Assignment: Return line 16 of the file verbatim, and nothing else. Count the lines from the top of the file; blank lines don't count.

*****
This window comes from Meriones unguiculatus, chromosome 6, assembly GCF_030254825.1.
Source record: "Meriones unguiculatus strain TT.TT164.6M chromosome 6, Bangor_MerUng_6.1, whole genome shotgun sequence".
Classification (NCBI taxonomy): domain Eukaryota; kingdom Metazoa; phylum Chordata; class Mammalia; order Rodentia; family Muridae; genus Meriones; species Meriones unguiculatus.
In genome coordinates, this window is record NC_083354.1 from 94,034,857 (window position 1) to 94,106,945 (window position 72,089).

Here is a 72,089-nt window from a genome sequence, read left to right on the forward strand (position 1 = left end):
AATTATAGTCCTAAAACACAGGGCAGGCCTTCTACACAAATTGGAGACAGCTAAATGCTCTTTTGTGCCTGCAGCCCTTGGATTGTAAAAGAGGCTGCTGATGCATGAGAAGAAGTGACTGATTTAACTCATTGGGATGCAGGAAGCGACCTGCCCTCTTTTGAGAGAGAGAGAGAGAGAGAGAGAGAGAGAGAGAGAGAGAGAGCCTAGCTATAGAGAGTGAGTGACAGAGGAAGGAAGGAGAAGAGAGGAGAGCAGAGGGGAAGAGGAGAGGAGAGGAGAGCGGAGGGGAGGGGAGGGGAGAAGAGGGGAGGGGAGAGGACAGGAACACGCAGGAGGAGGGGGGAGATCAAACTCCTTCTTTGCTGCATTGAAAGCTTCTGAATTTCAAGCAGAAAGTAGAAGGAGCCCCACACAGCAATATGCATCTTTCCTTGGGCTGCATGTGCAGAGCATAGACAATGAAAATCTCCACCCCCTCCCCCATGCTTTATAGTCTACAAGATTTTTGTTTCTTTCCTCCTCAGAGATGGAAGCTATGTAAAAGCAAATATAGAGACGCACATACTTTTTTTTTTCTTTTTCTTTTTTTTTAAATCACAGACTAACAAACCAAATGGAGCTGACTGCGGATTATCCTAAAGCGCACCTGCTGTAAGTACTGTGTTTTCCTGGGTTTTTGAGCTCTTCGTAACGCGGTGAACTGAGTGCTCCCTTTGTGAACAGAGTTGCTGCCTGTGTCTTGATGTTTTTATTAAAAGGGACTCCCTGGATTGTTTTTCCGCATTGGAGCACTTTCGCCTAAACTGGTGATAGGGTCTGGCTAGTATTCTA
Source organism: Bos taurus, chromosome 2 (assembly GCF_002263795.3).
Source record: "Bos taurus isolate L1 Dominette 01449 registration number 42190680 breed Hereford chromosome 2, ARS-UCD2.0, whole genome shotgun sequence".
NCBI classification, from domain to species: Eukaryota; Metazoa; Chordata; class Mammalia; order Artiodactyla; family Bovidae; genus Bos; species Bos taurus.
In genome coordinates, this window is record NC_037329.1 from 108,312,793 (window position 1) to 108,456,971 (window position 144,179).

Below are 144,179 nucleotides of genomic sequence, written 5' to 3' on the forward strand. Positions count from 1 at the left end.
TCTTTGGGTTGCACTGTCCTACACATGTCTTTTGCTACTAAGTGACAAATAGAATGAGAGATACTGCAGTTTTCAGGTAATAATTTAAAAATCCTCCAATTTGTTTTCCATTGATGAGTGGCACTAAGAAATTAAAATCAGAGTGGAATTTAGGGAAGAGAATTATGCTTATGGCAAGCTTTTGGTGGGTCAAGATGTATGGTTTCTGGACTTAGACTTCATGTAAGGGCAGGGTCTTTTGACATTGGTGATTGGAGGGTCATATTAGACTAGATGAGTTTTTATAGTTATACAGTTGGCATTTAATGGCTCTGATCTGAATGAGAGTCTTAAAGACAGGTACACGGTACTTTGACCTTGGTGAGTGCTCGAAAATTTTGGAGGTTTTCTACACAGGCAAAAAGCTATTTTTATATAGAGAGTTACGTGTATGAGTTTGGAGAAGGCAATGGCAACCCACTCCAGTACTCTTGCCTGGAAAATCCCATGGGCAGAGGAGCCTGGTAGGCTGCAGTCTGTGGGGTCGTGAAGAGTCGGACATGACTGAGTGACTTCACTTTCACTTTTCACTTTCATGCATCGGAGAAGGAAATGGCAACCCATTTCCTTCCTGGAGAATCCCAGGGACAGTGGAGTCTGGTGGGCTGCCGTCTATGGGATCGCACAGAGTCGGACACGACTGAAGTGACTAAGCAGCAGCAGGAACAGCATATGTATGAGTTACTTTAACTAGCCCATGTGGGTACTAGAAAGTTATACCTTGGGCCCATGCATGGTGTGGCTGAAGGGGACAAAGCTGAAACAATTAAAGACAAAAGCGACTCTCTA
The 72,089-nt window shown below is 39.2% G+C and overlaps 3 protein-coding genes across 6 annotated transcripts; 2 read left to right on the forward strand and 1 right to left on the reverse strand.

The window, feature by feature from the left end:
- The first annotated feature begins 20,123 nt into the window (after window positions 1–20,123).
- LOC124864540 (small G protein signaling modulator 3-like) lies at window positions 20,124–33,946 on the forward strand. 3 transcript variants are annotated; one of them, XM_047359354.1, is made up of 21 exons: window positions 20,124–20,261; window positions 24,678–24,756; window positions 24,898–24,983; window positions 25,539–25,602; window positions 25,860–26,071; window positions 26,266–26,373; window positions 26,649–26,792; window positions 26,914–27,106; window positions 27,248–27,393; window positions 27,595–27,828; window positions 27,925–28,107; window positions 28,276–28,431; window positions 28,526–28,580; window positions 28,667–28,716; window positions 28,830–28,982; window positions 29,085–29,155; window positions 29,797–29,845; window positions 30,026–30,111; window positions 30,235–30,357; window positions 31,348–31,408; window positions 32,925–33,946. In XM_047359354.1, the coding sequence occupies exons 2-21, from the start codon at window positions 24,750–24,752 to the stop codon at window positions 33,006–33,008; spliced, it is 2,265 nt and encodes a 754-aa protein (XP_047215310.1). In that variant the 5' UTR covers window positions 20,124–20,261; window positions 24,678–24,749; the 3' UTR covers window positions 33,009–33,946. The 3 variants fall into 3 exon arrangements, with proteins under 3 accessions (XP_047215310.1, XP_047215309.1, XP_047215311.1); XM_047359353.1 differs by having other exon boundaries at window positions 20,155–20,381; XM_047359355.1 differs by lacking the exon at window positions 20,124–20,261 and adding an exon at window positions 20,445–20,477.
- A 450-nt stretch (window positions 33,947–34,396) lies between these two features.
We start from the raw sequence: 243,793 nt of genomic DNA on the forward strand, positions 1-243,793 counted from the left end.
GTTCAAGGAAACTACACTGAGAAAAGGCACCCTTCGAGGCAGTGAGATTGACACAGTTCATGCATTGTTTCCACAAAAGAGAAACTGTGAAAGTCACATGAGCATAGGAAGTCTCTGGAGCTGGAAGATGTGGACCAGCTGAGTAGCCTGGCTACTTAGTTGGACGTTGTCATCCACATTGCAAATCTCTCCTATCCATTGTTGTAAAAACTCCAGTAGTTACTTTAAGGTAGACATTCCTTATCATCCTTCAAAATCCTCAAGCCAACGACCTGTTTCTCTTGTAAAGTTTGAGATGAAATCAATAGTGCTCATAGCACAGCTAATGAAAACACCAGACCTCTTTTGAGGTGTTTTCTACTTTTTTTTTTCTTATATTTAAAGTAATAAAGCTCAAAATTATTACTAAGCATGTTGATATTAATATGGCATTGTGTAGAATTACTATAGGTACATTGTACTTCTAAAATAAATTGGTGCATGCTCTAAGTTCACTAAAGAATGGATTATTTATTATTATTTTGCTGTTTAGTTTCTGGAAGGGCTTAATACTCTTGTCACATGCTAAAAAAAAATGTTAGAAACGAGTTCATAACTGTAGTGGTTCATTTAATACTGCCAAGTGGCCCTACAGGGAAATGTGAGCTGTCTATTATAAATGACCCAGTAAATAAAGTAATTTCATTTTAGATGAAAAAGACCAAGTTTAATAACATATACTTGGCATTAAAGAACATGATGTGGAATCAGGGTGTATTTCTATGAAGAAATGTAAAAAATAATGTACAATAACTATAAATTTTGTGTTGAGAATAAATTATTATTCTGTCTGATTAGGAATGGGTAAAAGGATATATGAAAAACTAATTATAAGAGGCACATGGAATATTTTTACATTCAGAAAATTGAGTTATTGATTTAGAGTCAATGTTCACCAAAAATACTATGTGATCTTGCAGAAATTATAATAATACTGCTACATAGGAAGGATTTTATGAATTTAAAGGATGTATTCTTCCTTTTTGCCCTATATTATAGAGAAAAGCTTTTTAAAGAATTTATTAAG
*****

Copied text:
- LOC124864540 (small G protein signaling modulator 3-like) lies at window positions 20,124–33,946 on the forward strand. 3 transcript variants are annotated; one of them, XM_047359354.1, is made up of 21 exons: window positions 20,124–20,261; window positions 24,678–24,756; window positions 24,898–24,983; window positions 25,539–25,602; window positions 25,860–26,071; window positions 26,266–26,373; window positions 26,649–26,792; window positions 26,914–27,106; window positions 27,248–27,393; window positions 27,595–27,828; window positions 27,925–28,107; window positions 28,276–28,431; window positions 28,526–28,580; window positions 28,667–28,716; window positions 28,830–28,982; window positions 29,085–29,155; window positions 29,797–29,845; window positions 30,026–30,111; window positions 30,235–30,357; window positions 31,348–31,408; window positions 32,925–33,946. In XM_047359354.1, the coding sequence occupies exons 2-21, from the start codon at window positions 24,750–24,752 to the stop codon at window positions 33,006–33,008; spliced, it is 2,265 nt and encodes a 754-aa protein (XP_047215310.1). In that variant the 5' UTR covers window positions 20,124–20,261; window positions 24,678–24,749; the 3' UTR covers window positions 33,009–33,946. The 3 variants fall into 3 exon arrangements, with proteins under 3 accessions (XP_047215310.1, XP_047215309.1, XP_047215311.1); XM_047359353.1 differs by having other exon boundaries at window positions 20,155–20,381; XM_047359355.1 differs by lacking the exon at window positions 20,124–20,261 and adding an exon at window positions 20,445–20,477.